I don’t think it would be difficult at all; his senate district comprises only two house districts. He proved he can win one of those districts by a 10% margin against an incumbent, and the other district voted for the Republican candidate by a 20% margin last time, so they’re definitely conservative enough. Similarly, that senate district elected their Republican senator by a 20% margin in 2004, and he is up for re-election in 2008. However, the last CPer to run for that senate seat only took slightly more than 5% of the vote. With all the praise Rick got for his fairness and honesty - even from the most liberal, most mudslinging Democrats - I think people throughout the region will be a little more open to putting a CPer in the Senate.

    Montana’s term limits are a maximum of 8 years in a 16 year period for state legislators, so he cannot run for re-election until 2010.

  12. John Chance Says:

    Keyes is a Catholic, the the League is sadly GOP bought territory.

    Keyes stated he would leave the GOP (how many times have we heard that one) if the GOP nominates an openly pro-choicer. Guess he missed the many comments by Bush stating he supports exceptions and that he would not touch Roe.

    6 yrs of little to no action from the good “Christian” GOP President and Congress should be a glaring sign.

    Then, some people are more loyal to Party then Principle. I would, if I were on CP Committee, not waste a lot of time with Buchanan or Keyes. They can lead, follow and move out of the way.

    Sorry, but I tire of cool aid drinkers and do nothings. I get tired of those of influence that sell out and do not look at works, but just pretty words (sums of Protestants much to often as well).

    Chec out the Remnant Newspaper-they complain about any deviation, no matter how slight, but then fawn over Buchanan.

    Doubt they would give me the time of day…oh thats right, they have not and ignore my past letters in support of CP.

  13. Kurtis Oliverson Says:

    RWR, you’re right, but the CPer who got the 5% in that senate race had a serious car accident and baby birth (same day), whereby he had to stay home and take care of his injured wife and child in the last weeks leading up to the election. Perhaps the percentages would have been higher if he had been able to continue campaigning during those critical weeks, but then again, perhaps not. Only heaven knows. ;^)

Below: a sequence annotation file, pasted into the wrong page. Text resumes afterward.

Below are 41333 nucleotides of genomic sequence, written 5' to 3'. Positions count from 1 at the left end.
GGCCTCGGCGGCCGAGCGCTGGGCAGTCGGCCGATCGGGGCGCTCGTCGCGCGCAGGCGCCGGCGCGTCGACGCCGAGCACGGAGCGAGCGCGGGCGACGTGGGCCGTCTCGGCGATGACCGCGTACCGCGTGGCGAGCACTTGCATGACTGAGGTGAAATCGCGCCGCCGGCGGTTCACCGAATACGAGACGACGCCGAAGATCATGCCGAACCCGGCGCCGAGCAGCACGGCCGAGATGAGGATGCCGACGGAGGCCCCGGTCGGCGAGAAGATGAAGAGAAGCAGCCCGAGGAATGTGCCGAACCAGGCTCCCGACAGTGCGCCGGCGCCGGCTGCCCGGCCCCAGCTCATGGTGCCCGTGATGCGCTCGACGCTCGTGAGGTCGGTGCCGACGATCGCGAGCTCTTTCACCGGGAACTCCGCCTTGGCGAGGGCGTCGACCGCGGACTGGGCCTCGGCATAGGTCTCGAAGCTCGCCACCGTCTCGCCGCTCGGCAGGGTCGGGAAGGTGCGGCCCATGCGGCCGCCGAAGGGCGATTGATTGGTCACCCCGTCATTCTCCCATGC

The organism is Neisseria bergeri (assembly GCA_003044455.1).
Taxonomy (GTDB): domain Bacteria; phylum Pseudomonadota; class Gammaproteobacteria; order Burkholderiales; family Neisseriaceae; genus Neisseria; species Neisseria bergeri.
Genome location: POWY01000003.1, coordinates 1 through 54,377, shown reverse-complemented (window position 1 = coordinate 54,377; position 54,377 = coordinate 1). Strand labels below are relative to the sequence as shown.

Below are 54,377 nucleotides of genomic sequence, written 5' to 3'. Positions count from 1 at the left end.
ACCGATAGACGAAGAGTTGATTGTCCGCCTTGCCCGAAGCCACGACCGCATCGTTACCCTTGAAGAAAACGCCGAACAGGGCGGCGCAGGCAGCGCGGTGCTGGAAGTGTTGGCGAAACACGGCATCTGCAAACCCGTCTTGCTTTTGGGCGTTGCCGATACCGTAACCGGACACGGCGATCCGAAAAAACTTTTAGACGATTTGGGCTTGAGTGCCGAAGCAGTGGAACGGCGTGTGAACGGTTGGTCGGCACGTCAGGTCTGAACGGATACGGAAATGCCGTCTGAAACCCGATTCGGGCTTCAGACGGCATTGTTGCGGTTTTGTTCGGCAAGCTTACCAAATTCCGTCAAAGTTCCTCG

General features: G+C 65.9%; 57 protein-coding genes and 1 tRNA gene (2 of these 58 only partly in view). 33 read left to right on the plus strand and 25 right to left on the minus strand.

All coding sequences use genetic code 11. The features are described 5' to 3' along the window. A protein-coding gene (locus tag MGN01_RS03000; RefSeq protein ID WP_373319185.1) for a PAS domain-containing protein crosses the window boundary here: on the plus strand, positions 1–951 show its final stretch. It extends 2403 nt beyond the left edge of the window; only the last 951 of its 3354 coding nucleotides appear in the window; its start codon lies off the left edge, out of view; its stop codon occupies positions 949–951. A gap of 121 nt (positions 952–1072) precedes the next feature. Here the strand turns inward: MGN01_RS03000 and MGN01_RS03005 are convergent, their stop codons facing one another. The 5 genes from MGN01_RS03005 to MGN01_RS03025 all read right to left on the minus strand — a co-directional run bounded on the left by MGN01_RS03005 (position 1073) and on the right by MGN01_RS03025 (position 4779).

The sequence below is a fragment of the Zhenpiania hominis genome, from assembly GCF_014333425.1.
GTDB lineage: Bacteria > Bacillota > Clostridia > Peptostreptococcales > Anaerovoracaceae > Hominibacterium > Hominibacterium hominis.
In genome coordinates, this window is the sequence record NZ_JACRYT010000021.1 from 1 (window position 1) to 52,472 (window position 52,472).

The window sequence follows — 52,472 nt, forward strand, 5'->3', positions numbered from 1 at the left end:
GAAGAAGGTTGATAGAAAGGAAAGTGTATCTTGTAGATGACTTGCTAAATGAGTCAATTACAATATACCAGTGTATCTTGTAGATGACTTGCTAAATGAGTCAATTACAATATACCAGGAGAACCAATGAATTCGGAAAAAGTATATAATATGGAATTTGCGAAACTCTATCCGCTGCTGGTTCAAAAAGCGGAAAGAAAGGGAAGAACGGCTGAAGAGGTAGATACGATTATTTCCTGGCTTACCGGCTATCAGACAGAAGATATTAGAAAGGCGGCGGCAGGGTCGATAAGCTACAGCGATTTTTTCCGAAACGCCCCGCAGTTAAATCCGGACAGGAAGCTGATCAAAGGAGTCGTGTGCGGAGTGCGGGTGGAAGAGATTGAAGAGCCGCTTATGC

14. Trent Hill Says:

    “Keyes is a Catholic, the the League is sadly GOP bought territory.

    Keyes stated he would leave the GOP (how many times have we heard that one) if the GOP nominates an openly pro-choicer. Guess he missed the many comments by Bush stating he supports exceptions and that he would not touch Roe.”

    Keyes is a member of the Catholic league, and your right—it is GOP territory.
    Something tells me Keyes is going to bolt though.
    And if he could, Michael Novak also sits on that same Board of Directors, and is a good friend of his. Maybe he’d give the CP some coverage?

    As for the Senate District, that guy only got 5%, but Rick Jore has name recognition, experience, money, and already got elected by half the district.

  15. Kurtis Oliverson Says:

    Trent, you’re right about Rick having name recognition, experience, and already being elected by half of the district, but the money part isn’t quite accurate.

    He had to take a bank note out on his Caterpillar to pay part of his own legal fees from the Democrats’ lawsuit. Thankfully, a lot of good people from the local community, from the Republican party, from CP National, and from the now TAV group, helped him get his bulldozer out of hock.

    Hey, maybe it IS possible for people with differing opinions to be united in a cause! :^)

  16. Trent Hill Says:

    What I meant was,

    He put more money into his campaign than alot of CP candidates can. Now,wether that is because he is wealthy,or more prone to take big risks, I dont know.

    So…the term limit thing applies to the entire legislature? He can’t run for State Senate next time?

  17. RWR Says:


    No, I’m reasonably certain that people can bounce from one position to another for as long as they desire, just so it isn’t the same position for more than 8 years. I see where the confusion may have started - I said term limits for state legislators which is true, but the limits are for representatives and senators separately.

  18. Kurtis Oliverson Says:

    Ah, I see what you mean, Trent.

    The Republican currently holding that senate seat ran for it after having served in the house, though I don’t recall whether it was because he was term-limited out.

  19. Kurtis Oliverson Says:

    Oh, P.S., “wether that is because he is wealthy,or more prone to take big risks, I dont know”:

    It is because of neither. It looks like he spent more on his campaign because more people donated to his campaign than to the other Montana candidates:

    This makes sense, because of (1) his national recognition from the previous year’s abuse by his opponent and the Montana supreme court and (2) his principled refusal of donations from good people wanting to help him when the court ordered that he pay his opponents’ legal bills.